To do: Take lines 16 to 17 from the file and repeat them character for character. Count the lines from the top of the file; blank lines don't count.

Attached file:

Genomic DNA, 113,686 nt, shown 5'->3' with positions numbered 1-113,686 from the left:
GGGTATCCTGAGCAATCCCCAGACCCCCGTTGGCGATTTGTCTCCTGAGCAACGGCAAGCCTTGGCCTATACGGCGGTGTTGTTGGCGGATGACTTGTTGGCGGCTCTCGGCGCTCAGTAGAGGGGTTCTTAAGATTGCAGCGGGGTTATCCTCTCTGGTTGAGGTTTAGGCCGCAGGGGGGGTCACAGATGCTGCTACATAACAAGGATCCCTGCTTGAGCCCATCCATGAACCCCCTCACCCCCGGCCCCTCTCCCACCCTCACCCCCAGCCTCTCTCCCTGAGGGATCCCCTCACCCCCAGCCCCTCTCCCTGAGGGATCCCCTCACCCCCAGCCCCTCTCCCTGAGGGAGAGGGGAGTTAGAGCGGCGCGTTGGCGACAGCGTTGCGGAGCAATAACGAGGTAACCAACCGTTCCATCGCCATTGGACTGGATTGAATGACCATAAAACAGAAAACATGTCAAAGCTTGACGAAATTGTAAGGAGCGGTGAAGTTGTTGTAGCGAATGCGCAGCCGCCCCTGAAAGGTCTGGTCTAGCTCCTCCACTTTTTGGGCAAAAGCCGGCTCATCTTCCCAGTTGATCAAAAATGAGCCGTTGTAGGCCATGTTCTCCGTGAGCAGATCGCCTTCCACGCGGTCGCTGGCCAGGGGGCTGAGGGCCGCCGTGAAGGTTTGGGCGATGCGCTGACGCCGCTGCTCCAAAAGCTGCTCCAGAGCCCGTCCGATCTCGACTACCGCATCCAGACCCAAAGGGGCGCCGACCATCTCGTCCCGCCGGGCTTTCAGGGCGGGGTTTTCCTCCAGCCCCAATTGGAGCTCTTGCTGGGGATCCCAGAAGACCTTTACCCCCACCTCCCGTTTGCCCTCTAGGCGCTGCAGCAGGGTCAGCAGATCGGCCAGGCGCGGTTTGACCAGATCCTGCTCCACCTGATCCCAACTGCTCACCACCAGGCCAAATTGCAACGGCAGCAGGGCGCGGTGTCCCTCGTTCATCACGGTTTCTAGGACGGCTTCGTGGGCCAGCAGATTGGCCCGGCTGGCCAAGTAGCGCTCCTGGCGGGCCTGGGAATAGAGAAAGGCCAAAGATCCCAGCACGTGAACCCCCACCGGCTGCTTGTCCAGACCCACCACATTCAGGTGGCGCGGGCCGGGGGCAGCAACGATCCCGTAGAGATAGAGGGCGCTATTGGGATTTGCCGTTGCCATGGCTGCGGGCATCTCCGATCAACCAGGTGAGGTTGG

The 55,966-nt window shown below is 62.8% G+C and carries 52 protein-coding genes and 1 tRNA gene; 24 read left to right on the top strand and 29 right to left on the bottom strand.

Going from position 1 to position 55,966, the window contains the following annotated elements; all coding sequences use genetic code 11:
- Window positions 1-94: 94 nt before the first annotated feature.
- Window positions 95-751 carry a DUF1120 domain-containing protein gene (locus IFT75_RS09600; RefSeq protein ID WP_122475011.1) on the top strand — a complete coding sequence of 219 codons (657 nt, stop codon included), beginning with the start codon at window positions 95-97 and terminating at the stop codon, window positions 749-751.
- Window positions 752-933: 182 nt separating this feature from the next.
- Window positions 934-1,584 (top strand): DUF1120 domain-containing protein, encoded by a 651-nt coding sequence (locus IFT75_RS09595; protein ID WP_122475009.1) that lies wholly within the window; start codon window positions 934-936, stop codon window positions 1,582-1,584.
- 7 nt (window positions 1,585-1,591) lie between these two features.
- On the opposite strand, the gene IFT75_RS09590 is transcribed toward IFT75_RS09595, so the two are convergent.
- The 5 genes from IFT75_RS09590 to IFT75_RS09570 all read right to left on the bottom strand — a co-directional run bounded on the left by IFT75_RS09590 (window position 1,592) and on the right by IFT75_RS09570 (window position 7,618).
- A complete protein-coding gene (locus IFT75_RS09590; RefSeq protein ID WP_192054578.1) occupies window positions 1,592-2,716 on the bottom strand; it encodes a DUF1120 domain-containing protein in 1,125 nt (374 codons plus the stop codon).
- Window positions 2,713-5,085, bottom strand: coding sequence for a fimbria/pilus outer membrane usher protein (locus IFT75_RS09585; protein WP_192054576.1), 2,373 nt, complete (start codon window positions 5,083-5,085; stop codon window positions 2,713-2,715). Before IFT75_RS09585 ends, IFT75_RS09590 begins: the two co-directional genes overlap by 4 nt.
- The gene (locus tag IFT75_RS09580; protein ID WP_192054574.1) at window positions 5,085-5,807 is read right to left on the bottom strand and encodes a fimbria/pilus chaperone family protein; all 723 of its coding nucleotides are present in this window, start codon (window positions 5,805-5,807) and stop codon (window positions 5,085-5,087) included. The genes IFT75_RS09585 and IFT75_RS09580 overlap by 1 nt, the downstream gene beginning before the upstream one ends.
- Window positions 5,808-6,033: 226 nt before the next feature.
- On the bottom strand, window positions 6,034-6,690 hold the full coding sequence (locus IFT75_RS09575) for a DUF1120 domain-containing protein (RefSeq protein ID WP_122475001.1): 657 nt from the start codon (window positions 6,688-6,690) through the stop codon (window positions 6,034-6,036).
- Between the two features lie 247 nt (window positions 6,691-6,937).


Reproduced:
- On the bottom strand, window positions 6,034-6,690 hold the full coding sequence (locus IFT75_RS09575) for a DUF1120 domain-containing protein (RefSeq protein ID WP_122475001.1): 657 nt from the start codon (window positions 6,688-6,690) through the stop codon (window positions 6,034-6,036).
- Between the two features lie 247 nt (window positions 6,691-6,937).